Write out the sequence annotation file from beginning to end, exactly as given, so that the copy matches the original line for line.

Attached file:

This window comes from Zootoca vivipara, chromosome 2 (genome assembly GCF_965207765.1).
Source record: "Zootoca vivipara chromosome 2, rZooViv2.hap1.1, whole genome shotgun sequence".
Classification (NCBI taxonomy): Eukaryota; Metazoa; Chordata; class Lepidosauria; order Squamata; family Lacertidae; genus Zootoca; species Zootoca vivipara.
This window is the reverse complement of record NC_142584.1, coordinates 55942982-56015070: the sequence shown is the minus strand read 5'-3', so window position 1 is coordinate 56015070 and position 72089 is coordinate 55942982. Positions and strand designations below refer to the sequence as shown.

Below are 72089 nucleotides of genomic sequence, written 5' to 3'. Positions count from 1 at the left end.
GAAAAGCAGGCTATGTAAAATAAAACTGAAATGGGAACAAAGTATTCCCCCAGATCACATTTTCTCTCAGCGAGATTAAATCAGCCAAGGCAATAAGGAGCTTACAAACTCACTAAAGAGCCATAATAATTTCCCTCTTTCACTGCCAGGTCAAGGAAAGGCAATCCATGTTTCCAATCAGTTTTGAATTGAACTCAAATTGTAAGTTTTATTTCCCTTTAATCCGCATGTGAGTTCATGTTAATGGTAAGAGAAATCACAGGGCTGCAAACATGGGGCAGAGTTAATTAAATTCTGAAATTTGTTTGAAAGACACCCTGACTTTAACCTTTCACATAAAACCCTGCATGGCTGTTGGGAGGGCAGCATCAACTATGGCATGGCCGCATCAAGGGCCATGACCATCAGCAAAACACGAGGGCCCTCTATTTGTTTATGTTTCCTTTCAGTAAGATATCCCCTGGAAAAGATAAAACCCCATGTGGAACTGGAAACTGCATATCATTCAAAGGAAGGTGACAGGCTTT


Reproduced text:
This window comes from Zootoca vivipara, chromosome 2 (genome assembly GCF_965207765.1).
Source record: "Zootoca vivipara chromosome 2, rZooViv2.hap1.1, whole genome shotgun sequence".
Classification (NCBI taxonomy): Eukaryota; Metazoa; Chordata; class Lepidosauria; order Squamata; family Lacertidae; genus Zootoca; species Zootoca vivipara.
This window is the reverse complement of record NC_142584.1, coordinates 55942982-56015070: the sequence shown is the minus strand read 5'-3', so window position 1 is coordinate 56015070 and position 72089 is coordinate 55942982. Positions and strand designations below refer to the sequence as shown.

Below are 72089 nucleotides of genomic sequence, written 5' to 3'. Positions count from 1 at the left end.
GAAAAGCAGGCTATGTAAAATAAAACTGAAATGGGAACAAAGTATTCCCCCAGATCACATTTTCTCTCAGCGAGATTAAATCAGCCAAGGCAATAAGGAGCTTACAAACTCACTAAAGAGCCATAATAATTTCCCTCTTTCACTGCCAGGTCAAGGAAAGGCAATCCATGTTTCCAATCAGTTTTGAATTGAACTCAAATTGTAAGTTTTATTTCCCTTTAATCCGCATGTGAGTTCATGTTAATGGTAAGAGAAATCACAGGGCTGCAAACATGGGGCAGAGTTAATTAAATTCTGAAATTTGTTTGAAAGACACCCTGACTTTAACCTTTCACATAAAACCCTGCATGGCTGTTGGGAGGGCAGCATCAACTATGGCATGGCCGCATCAAGGGCCATGACCATCAGCAAAACACGAGGGCCCTCTATTTGTTTATGTTTCCTTTCAGTAAGATATCCCCTGGAAAAGATAAAACCCCATGTGGAACTGGAAACTGCATATCATTCAAAGGAAGGTGACAGGCTTT